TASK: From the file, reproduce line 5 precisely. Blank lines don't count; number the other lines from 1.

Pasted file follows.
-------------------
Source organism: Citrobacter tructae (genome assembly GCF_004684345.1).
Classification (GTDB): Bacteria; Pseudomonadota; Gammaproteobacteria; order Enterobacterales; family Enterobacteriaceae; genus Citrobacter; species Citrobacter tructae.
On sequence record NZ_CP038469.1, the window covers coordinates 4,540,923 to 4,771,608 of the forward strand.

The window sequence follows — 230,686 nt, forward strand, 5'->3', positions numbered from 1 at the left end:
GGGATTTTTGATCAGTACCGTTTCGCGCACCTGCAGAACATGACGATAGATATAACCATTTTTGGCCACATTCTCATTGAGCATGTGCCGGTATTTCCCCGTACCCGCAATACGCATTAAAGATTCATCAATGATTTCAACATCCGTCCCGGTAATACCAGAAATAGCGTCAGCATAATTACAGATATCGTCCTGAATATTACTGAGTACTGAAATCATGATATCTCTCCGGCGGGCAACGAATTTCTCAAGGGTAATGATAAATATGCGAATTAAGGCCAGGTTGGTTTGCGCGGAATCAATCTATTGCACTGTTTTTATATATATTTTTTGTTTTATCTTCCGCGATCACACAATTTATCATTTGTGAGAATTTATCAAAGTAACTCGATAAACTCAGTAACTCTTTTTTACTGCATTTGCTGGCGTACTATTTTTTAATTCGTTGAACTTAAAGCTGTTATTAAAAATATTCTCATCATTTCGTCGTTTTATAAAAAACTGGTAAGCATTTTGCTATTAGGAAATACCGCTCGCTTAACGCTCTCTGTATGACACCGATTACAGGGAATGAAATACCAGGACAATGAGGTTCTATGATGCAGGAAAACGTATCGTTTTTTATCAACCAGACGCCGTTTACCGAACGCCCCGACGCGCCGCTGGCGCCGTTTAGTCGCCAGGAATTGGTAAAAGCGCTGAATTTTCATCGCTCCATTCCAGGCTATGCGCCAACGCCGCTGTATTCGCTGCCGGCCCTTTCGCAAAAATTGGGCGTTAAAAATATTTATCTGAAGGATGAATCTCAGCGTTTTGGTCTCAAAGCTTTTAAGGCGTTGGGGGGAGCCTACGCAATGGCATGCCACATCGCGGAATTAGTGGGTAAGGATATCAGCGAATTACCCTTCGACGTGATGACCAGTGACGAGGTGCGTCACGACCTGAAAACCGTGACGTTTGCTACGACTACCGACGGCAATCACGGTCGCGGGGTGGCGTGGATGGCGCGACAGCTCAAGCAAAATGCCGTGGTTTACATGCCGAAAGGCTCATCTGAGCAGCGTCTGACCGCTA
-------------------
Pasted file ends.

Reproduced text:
GGGATTTTTGATCAGTACCGTTTCGCGCACCTGCAGAACATGACGATAGATATAACCATTTTTGGCCACATTCTCATTGAGCATGTGCCGGTATTTCCCCGTACCCGCAATACGCATTAAAGATTCATCAATGATTTCAACATCCGTCCCGGTAATACCAGAAATAGCGTCAGCATAATTACAGATATCGTCCTGAATATTACTGAGTACTGAAATCATGATATCTCTCCGGCGGGCAACGAATTTCTCAAGGGTAATGATAAATATGCGAATTAAGGCCAGGTTGGTTTGCGCGGAATCAATCTATTGCACTGTTTTTATATATATTTTTTGTTTTATCTTCCGCGATCACACAATTTATCATTTGTGAGAATTTATCAAAGTAACTCGATAAACTCAGTAACTCTTTTTTACTGCATTTGCTGGCGTACTATTTTTTAATTCGTTGAACTTAAAGCTGTTATTAAAAATATTCTCATCATTTCGTCGTTTTATAAAAAACTGGTAAGCATTTTGCTATTAGGAAATACCGCTCGCTTAACGCTCTCTGTATGACACCGATTACAGGGAATGAAATACCAGGACAATGAGGTTCTATGATGCAGGAAAACGTATCGTTTTTTATCAACCAGACGCCGTTTACCGAACGCCCCGACGCGCCGCTGGCGCCGTTTAGTCGCCAGGAATTGGTAAAAGCGCTGAATTTTCATCGCTCCATTCCAGGCTATGCGCCAACGCCGCTGTATTCGCTGCCGGCCCTTTCGCAAAAATTGGGCGTTAAAAATATTTATCTGAAGGATGAATCTCAGCGTTTTGGTCTCAAAGCTTTTAAGGCGTTGGGGGGAGCCTACGCAATGGCATGCCACATCGCGGAATTAGTGGGTAAGGATATCAGCGAATTACCCTTCGACGTGATGACCAGTGACGAGGTGCGTCACGACCTGAAAACCGTGACGTTTGCTACGACTACCGACGGCAATCACGGTCGCGGGGTGGCGTGGATGGCGCGACAGCTCAAGCAAAATGCCGTGGTTTACATGCCGAAAGGCTCATCTGAGCAGCGTCTGACCGCTA